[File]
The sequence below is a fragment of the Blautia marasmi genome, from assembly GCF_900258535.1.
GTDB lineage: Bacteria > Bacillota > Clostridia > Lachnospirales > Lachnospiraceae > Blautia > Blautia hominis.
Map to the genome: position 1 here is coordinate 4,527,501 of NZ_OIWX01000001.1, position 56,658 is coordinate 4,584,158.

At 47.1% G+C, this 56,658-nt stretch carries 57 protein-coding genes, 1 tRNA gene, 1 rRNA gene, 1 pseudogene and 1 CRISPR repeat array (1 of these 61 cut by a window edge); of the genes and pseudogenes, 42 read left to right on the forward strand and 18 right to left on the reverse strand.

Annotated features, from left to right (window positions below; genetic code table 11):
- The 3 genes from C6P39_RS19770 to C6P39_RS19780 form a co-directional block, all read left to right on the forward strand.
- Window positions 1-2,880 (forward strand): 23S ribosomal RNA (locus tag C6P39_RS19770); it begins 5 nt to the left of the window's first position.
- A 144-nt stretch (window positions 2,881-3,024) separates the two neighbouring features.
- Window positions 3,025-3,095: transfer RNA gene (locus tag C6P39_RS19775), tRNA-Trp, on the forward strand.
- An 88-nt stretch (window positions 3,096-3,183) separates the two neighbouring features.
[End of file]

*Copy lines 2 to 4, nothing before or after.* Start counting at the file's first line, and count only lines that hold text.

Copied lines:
GTDB lineage: Bacteria > Bacillota > Clostridia > Lachnospirales > Lachnospiraceae > Blautia > Blautia hominis.
Map to the genome: position 1 here is coordinate 4,527,501 of NZ_OIWX01000001.1, position 56,658 is coordinate 4,584,158.

At 47.1% G+C, this 56,658-nt stretch carries 57 protein-coding genes, 1 tRNA gene, 1 rRNA gene, 1 pseudogene and 1 CRISPR repeat array (1 of these 61 cut by a window edge); of the genes and pseudogenes, 42 read left to right on the forward strand and 18 right to left on the reverse strand.